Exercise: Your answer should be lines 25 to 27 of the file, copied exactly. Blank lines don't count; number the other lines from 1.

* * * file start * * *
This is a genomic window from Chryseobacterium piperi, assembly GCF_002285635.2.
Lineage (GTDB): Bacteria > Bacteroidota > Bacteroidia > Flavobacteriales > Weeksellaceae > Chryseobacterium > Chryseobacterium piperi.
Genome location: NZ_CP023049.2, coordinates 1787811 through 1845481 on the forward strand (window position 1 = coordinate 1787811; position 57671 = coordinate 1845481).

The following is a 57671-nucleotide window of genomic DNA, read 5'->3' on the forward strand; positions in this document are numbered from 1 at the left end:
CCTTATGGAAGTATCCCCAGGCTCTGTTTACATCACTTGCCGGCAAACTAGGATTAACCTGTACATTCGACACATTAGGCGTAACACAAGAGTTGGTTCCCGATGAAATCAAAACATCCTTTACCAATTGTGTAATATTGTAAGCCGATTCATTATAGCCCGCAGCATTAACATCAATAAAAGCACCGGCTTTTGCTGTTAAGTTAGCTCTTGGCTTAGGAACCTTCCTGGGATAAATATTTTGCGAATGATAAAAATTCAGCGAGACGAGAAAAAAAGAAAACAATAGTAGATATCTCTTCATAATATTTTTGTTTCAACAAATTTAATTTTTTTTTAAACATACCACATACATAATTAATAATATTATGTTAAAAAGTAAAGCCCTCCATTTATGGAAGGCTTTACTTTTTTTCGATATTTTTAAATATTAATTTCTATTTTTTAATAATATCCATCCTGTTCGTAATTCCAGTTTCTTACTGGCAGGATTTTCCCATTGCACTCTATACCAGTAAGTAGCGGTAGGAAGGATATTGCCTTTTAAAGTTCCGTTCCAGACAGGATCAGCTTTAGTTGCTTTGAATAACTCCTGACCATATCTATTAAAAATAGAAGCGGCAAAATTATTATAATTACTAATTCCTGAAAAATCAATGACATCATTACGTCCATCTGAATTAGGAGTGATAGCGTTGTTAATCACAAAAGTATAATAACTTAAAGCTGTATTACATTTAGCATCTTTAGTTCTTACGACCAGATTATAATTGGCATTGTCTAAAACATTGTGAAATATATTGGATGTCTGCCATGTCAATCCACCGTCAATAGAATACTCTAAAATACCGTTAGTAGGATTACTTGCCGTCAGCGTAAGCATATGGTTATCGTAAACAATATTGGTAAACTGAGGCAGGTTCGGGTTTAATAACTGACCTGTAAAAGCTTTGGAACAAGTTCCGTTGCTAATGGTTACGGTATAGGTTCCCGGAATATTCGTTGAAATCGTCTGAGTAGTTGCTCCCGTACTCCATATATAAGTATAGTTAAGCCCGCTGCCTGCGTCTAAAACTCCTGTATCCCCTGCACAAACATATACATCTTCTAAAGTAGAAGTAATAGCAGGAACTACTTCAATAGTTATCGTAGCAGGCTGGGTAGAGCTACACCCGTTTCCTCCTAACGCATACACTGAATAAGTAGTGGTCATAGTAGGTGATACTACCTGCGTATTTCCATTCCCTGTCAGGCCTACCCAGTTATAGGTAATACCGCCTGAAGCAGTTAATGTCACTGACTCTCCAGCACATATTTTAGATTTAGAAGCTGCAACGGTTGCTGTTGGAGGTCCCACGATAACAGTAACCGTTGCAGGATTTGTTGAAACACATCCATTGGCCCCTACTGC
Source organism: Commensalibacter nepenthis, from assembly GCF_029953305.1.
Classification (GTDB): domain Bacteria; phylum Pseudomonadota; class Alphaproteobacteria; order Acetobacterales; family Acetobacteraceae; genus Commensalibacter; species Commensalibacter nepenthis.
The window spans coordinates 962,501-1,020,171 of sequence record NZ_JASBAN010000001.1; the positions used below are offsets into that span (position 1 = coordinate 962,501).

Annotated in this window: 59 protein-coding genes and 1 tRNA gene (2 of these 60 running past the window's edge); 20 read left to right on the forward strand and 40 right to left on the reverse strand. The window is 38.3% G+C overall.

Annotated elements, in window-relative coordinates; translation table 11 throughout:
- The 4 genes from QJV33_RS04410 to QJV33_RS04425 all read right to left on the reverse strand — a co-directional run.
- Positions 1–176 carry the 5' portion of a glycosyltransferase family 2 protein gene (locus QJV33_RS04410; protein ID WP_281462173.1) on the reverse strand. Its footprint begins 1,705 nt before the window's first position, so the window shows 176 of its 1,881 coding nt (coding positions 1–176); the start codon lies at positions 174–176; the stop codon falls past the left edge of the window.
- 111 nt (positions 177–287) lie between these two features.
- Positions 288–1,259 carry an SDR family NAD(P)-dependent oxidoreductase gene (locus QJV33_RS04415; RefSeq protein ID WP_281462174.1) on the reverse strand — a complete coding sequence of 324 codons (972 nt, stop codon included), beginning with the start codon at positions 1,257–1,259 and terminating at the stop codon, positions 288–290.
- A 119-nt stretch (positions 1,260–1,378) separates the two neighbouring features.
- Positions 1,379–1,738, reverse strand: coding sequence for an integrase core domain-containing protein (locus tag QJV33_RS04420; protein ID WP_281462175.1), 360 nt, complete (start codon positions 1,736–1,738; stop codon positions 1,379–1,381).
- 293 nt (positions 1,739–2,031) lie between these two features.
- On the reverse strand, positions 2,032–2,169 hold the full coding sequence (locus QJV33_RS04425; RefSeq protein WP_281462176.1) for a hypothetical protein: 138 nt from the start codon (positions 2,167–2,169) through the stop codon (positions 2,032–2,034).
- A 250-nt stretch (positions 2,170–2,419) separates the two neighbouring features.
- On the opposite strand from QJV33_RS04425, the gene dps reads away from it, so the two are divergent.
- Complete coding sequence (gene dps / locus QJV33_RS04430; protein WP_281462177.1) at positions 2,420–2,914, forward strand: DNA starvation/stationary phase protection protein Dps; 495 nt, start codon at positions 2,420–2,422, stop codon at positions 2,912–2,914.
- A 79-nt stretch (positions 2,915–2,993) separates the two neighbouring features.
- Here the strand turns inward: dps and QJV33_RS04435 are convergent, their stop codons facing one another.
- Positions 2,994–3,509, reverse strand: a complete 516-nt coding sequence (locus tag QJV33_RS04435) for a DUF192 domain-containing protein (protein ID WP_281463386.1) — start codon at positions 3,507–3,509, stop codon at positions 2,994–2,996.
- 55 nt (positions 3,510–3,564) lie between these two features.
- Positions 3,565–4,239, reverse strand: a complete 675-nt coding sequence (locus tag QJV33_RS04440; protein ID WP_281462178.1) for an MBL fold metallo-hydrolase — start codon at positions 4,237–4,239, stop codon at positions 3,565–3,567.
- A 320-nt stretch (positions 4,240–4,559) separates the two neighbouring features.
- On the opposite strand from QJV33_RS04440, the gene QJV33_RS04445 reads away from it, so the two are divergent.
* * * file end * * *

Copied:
- 55 nt (positions 3,510–3,564) lie between these two features.
- Positions 3,565–4,239, reverse strand: a complete 675-nt coding sequence (locus tag QJV33_RS04440; protein ID WP_281462178.1) for an MBL fold metallo-hydrolase — start codon at positions 4,237–4,239, stop codon at positions 3,565–3,567.
- A 320-nt stretch (positions 4,240–4,559) separates the two neighbouring features.